Plymouth was a big part of the Chrysler family from 1928 until 2001.
This Mopar brand wore many hats that ranged from affordable and practical (Plymouth sedans) to wild and crazy (Plymouth Superbirds).
A big surprise was the list of Plymouths also included pickup trucks for a brief period in the brand’s history.
Plymouth trucks were built from 1937 until 1941; a year when Chrysler began to manufacture military vehicles and equipment when the United States formally entered World War Two. The Plymouth name on a pickup truck was not re-introduced following the war and its four year production run ended in 1941.
The result was a rare truck that likely confuses people when they actually see a Plymouth pickup on the road or at a show. Larry Jenkins is the proud owner of a 1940 Plymouth PT 105 Pick-Up and he knows about its rarity from first-hand experience about its difficult restoration from a basket case to a show winner.
Larry purchased the truck in 1986 while he was on a search for parts and stored it until he was ready to tackle the Plymouth’s restoration in 2001. The process took 11 years because of the Plymouth truck’s rarity and subsequent scarcity of parts.
Larry also believes in a hands-on approach to a project and relied upon his welding, fabricating and mechanical skills assembled from many decades of experience that started with his father and his influence. Larry was also able to enlist the help of his wife Tammy to complete his massive restoration project on the Plymouth truck.
As mentioned, Larry’s Plymouth truck did not have a large array of available parts so he was forced to improvise along the way. An example is the process behind the running boards on the truck because its original running boards were beyond repair in Larry’s opinion.
However, Larry is a certified welder so used sections of the original running boards to extend his replacement boards so they fit on his Plymouth truck. He was also able to replace the 1941 nose cone on the truck with a factory-correct 1940 piece because of his sizable welding and fabrication skills.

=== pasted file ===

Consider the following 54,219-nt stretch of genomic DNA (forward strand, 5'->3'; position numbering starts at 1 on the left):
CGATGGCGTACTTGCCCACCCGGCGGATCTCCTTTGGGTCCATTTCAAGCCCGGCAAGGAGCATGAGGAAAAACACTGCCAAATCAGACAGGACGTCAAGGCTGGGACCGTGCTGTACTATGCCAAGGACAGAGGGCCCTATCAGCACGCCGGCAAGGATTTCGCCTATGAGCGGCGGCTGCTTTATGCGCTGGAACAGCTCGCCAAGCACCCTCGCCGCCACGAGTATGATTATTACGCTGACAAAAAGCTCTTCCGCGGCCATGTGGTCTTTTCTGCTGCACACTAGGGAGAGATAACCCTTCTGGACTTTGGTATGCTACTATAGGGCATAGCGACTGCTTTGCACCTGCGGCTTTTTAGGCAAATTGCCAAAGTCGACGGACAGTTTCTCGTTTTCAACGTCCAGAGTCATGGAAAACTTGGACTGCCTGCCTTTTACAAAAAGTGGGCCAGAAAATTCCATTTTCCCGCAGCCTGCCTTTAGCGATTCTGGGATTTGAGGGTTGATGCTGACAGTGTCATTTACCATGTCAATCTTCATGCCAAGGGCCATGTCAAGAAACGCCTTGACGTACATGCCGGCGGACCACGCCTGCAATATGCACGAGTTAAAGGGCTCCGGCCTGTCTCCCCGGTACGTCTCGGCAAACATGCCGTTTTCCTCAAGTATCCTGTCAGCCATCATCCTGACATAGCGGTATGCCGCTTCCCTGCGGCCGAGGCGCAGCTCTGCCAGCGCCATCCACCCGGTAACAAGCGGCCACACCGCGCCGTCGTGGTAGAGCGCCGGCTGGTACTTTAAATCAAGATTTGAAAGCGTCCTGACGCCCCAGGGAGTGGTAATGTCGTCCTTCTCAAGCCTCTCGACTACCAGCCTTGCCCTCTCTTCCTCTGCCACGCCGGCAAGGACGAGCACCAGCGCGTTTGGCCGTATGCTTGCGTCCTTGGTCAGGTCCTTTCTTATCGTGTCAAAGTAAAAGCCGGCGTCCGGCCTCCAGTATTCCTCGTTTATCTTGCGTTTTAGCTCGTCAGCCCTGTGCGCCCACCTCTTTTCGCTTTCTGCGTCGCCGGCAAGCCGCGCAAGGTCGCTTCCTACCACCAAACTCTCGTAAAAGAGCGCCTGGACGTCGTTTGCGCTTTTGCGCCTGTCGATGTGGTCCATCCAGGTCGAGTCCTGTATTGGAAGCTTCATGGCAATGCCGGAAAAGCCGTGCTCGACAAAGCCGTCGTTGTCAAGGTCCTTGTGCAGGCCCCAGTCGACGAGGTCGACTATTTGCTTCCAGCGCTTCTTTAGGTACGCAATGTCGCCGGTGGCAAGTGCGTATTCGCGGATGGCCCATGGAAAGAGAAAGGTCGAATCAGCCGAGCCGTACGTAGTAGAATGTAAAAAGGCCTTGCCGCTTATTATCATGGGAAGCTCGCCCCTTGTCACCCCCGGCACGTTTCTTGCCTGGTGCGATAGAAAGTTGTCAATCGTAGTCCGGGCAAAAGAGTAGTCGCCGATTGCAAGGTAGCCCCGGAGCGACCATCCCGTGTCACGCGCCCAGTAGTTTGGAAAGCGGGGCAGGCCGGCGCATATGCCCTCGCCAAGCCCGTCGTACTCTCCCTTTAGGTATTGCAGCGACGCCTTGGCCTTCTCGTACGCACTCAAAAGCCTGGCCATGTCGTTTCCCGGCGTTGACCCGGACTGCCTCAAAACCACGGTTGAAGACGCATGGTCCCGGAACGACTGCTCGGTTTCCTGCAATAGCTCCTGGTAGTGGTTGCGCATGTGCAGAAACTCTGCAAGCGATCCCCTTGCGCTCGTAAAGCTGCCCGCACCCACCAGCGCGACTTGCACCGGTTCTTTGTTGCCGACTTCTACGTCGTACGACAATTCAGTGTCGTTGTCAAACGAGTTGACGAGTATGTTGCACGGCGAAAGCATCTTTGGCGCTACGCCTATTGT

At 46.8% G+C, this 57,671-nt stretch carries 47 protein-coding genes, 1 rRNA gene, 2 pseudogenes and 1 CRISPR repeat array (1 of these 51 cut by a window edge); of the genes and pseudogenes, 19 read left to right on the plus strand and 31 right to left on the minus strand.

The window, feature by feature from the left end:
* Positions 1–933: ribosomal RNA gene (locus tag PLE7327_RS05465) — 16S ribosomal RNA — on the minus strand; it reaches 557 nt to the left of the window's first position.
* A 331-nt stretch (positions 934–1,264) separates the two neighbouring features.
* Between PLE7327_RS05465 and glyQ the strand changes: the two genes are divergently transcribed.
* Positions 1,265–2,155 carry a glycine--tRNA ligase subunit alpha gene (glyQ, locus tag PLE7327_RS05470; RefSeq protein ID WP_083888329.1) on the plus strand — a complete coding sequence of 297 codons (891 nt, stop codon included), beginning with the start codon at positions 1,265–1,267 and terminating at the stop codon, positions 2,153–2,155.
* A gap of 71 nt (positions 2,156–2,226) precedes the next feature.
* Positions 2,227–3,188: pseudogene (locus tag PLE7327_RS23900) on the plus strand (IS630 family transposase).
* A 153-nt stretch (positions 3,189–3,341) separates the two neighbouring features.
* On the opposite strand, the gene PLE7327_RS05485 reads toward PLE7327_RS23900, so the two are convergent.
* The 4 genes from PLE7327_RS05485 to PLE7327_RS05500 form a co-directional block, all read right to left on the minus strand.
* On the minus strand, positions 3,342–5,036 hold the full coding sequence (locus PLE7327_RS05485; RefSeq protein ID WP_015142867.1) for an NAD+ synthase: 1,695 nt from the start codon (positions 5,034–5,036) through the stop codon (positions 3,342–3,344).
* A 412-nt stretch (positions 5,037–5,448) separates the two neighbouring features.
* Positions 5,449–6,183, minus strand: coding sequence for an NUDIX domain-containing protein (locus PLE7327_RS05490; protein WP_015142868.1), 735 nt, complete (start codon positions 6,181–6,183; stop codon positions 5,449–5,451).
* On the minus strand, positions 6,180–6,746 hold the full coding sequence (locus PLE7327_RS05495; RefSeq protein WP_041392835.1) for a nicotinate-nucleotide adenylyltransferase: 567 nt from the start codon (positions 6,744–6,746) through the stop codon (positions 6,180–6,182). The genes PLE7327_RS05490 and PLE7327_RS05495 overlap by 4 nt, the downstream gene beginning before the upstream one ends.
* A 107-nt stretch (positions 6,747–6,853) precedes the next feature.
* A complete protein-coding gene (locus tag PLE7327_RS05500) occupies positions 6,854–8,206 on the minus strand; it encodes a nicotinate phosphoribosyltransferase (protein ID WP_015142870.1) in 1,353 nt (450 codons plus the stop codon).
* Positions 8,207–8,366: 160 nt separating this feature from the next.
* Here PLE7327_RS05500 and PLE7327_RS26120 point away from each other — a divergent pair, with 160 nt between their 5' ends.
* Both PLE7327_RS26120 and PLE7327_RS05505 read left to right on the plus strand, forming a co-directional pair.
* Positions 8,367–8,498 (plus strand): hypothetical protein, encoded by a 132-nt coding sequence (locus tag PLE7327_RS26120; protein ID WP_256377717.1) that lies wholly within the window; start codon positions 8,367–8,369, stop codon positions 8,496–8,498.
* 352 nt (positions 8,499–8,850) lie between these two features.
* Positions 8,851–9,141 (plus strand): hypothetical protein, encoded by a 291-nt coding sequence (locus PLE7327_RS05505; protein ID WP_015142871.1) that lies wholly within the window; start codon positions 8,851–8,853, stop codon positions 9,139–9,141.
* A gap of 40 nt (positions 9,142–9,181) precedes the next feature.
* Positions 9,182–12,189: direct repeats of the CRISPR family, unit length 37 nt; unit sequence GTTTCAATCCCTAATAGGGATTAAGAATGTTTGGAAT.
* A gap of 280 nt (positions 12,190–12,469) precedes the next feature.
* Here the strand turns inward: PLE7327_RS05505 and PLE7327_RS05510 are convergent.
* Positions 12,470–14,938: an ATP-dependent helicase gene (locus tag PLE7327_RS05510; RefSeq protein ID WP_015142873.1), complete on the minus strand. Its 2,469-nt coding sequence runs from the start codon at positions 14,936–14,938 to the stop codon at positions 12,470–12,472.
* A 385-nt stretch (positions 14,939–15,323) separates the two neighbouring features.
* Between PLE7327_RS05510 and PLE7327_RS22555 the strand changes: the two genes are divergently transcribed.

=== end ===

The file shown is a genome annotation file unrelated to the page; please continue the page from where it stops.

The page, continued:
An 11-year build on the truck means Larry has another skill to go along with his talents: patience. Every restoration done to the highest level requires a generous amount of patience to do the job right and Larry’s truck has no filler in its metal.
Larry also wanted to give credit to Tammy’s patience because she was able to keep the metal cool for him during the shrink/repair process. Larry mentioned that his newer welder was an important part of the restoration because it can “almost weld tinfoil”, in his words.
Larry added a few factory options to his Plymouth pickup truck. The list includes electric wipers, an interior heater, rear view mirror and light, along with a right side exterior mirror and taillight.
The Plymouth truck has a 201 cubic inch flathead six-cylinder engine couple up to a 3-speed manual transmission located on the floor. One of the truck’s factory options was an engine governor (rev limiter) that holds the Plymouth’s 79 horsepower motor in check.
Consequently the truck runs at a steady 40-45 mph (about 65-70 km/h) down the road: a speed that Larry likes because he has “moved away from his tire-squealing days”.
These days Larry and Tammy enjoy any opportunity to use the truck for short trips because it is a comfortable vehicle on the road in more ways than one. Larry likes the way his Plymouth truck was built for passenger comfort compared to other pickups 78 years ago and still provides that same feature every time the Jenkins go for a ride in the pickup.
Happy motoring to both of them.
BY: Jim Sutherland
Jim Sutherland is a veteran automotive writer whose work has been published by many major print and online publications. The list includes Calgary Herald, The Truth About Cars, Red Deer Advocate, RPM Magazine, Edmonton Journal, Montreal Gazette, Windsor Star, Vancouver Province, and Post Media Wheels Section.